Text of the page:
1. Other News: A significant percentage of news is developed in follow up to other published stories by focusing on a new angle. Media outlets will take a national story and localize it for their audiences almost every day. They’ll also run columns, op-eds and side pieces that explore different perspectives on the big news of the day. The key is being able to recognize what makes a story newsworthy to different outlets and nailing the timing.

2. Google: When journalists have an idea and need a source for more information, generally the first place they look is Google. Obviously this is where search engine optimization (SEO) comes in to play, and a good public relations team will know how to boost ranking results.

3. Relationships: Experienced reporters know who to contact when they’re looking for experts or sources on familiar topics. Experienced PR people know how to develop those relationships and assure their clients are considered frequently by reporters. They do this by providing consistent, reliable information in a timely manner. When it works well, it’s a beautiful thing.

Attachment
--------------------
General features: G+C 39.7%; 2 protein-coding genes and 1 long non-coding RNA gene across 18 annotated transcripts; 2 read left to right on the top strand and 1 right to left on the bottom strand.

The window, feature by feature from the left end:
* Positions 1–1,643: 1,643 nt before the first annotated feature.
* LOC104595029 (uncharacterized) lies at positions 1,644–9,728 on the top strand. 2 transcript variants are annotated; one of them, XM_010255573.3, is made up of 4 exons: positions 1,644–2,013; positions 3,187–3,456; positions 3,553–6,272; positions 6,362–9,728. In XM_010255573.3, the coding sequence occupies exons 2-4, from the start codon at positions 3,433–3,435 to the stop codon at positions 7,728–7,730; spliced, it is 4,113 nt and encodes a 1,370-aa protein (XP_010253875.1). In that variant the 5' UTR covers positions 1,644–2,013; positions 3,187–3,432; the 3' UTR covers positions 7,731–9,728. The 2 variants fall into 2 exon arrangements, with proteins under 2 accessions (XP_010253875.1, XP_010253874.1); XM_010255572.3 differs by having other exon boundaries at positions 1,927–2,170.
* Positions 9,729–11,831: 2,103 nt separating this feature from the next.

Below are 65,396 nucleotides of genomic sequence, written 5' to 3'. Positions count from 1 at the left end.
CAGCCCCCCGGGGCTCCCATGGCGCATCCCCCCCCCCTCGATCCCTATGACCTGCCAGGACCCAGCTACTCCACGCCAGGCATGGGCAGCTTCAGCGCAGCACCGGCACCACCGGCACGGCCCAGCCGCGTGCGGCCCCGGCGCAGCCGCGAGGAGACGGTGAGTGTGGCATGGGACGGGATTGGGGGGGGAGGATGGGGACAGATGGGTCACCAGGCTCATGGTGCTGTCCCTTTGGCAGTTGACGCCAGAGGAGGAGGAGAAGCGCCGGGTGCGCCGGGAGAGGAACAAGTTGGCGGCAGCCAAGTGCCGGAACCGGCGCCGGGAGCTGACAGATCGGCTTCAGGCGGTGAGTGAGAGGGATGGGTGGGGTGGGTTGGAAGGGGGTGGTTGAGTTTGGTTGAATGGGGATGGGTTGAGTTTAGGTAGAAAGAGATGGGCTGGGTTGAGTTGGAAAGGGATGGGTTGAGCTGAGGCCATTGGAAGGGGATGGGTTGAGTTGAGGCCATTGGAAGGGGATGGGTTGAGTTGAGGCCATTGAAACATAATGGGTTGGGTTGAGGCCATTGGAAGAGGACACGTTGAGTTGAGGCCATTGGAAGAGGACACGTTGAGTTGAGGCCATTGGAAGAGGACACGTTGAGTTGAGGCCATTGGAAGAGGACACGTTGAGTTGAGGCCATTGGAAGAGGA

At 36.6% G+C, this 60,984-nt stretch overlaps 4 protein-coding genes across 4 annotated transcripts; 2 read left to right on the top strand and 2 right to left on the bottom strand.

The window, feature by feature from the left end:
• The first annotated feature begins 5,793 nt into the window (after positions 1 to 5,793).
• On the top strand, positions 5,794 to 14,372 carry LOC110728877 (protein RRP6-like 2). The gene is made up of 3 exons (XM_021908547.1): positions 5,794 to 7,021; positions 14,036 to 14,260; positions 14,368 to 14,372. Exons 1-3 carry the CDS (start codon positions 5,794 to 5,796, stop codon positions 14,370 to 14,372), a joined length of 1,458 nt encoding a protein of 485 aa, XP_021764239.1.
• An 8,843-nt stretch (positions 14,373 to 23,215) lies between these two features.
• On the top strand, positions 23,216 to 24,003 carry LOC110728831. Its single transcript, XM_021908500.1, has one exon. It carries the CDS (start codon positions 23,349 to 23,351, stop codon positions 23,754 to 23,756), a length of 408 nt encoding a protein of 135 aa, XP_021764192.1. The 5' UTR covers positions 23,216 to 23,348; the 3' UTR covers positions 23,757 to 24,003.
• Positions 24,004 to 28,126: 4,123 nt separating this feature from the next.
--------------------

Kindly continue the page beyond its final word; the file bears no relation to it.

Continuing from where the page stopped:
4. Social Media: This is a source that’s becoming more relevant. More than 89 percent of journalists will now look for story ideas on blogs and social media sites, particularly Twitter and LinkedIn. Developing a significant presence on the right outlets can lead to coverage one may never have expected.

The best public relations professionals know where journalists find their stories and what information they’ll need, and then make every effort to position their client accordingly. When you have a presence in those places where news orignates, you’ll find an increase in client publicity, which builds their credibility, and, ultimately, boosts the bottom line.

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